If the noble Lord will allow me to finish the speech, we can have the debate then, and I will certainly bear in mind the point that he made.
The consultation, which is part of a wider consultation on the OfS work on access and participation, is intended to be published at the end of August, and consultation events will be held during September, with findings available early in 2019. The implementation of the duty through these regulations will help ensure that we can make further progress on the access and success of disadvantaged students, as well as supporting informed choice for all.
On the second part of these regulations, Section 39 of HERA, these powers allow the OfS to provide financial support for higher education. These funding powers broadly replicate the funding powers conferred by Section 65 of the Further and Higher Education Act 1992 on HEFCE, but have been expanded so that the OfS can fund any eligible higher education provider. Eligible providers in this new system are those subject to a cap on the fees they can charge, and thus are in the approved fee cap part of the OfS register. Such financial support is important because it gives the OfS the ability to provide financial support to providers to support a range of different delivery models, such as part-time, and to promote student choice, competition and value for money. It also permits the OfS indirectly to fund qualified schools, colleges or other institutions that are connected to an eligible higher education provider.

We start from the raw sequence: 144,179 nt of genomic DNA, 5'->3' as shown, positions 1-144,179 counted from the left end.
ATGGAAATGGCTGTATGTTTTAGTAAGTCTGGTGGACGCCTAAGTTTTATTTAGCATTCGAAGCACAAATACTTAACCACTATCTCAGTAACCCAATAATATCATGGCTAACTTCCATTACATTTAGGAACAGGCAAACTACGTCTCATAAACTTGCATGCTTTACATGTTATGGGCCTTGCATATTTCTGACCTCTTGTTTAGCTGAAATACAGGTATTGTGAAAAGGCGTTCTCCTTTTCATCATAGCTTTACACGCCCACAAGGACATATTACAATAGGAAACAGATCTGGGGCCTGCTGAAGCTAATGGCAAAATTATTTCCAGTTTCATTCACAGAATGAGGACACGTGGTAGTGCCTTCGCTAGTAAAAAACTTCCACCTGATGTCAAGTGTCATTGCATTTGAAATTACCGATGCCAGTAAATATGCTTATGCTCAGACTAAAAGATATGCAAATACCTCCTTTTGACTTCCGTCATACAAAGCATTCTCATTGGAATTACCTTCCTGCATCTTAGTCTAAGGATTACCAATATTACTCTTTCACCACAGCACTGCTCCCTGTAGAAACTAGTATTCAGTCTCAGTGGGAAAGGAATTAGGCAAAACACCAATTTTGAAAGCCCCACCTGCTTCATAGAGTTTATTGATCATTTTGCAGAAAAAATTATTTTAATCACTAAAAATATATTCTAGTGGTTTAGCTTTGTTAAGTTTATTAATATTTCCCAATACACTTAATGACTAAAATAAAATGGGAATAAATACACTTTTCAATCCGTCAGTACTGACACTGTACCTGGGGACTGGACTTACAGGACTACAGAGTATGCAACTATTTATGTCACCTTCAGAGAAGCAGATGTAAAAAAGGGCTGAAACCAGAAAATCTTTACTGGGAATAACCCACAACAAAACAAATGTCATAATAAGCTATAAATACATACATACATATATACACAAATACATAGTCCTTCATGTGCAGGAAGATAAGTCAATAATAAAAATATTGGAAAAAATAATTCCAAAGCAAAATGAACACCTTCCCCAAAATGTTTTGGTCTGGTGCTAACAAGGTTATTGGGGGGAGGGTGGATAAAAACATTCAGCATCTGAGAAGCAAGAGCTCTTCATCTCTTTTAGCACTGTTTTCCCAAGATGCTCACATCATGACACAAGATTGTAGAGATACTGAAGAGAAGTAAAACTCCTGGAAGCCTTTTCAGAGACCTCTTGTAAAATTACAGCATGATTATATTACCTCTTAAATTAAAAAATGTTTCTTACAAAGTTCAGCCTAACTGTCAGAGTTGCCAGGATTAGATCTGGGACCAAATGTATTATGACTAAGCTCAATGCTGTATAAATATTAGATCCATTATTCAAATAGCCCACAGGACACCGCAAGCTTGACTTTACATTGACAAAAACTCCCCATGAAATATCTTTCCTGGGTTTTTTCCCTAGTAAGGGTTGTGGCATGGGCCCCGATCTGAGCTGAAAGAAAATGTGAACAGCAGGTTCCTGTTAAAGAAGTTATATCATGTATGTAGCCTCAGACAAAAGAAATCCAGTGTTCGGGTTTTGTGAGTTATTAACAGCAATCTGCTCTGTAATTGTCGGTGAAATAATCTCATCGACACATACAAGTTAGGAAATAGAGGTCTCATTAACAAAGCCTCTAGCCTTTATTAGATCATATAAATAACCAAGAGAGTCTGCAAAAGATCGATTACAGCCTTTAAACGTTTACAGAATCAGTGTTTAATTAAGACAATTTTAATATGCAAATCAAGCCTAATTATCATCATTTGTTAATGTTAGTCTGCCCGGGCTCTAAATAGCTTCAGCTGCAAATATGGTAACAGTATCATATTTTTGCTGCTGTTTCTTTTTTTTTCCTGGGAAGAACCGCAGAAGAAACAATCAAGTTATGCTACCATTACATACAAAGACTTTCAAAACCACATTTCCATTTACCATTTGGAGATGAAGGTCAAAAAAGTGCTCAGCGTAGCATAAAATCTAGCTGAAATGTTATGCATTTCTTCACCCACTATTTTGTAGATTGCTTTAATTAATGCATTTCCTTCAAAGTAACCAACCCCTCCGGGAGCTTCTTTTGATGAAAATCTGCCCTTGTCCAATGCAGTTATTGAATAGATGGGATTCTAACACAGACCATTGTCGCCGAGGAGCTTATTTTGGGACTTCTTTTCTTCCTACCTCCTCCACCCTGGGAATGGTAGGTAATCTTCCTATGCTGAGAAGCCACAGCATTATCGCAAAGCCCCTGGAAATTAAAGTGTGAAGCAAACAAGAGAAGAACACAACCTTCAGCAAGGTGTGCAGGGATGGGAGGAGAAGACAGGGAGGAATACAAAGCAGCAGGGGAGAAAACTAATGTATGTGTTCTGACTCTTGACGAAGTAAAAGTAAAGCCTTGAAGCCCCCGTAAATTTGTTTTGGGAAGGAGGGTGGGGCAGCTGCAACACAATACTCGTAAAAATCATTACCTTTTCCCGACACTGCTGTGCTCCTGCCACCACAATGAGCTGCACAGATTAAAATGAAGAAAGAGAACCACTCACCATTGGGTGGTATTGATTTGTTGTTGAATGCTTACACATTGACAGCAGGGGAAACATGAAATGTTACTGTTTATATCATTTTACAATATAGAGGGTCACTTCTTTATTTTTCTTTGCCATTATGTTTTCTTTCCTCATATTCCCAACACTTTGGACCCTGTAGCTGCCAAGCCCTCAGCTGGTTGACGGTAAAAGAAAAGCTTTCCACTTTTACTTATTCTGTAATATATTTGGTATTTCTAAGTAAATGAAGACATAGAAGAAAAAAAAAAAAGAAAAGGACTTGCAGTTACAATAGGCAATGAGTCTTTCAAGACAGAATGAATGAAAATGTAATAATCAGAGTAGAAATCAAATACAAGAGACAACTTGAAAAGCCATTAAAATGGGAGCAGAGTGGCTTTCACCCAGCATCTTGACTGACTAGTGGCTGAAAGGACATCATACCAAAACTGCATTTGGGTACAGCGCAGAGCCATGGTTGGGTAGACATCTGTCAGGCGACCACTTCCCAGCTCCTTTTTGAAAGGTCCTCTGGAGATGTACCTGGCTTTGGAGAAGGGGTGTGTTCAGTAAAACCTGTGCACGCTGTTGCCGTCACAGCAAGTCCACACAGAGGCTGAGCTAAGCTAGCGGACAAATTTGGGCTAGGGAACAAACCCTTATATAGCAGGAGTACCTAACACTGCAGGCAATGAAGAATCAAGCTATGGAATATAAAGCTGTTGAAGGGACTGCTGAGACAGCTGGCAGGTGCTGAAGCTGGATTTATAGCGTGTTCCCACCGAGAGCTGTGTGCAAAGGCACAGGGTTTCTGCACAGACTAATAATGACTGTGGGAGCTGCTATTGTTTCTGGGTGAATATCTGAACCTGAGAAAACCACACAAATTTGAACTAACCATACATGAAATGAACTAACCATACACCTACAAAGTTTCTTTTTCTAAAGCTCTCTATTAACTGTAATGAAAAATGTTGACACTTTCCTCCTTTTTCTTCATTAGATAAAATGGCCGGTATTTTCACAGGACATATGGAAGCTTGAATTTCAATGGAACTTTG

Furthermore, these powers ensure that the OfS can continue to provide funding for subjects which cost more to teach than can be met solely from tuition fees, such as those science and medicine courses that are so crucial to the economic and social future of the country. These powers also make it possible for the OfS to provide funding to incentivise and support providers’ work on widening participation or to meet the unavoidable costs of small and specialist provision, such as performing arts courses.
I turn to an issue involving the Joint Committee on Statutory Instruments, which has drawn the special attention of both Houses to this statutory instrument in its 30th report. It has stated that there is doubt that there are adequate vires for the regulations. I appreciate that some of what follows may seem rather technical. However, it is important that I put the Government’s interpretation of the relevant provisions on the record, given the strength of the committee’s views.
Before turning to the detail—which is important—I want to be absolutely clear that I greatly appreciate the invaluable work the Joint Committee does in holding the Government to account for the secondary legislation that they produce. I am especially grateful for the clear way the committee has expressed its views in its recent report and, indeed, for the extensive engagement between its officials and my own during the drafting of these regulations.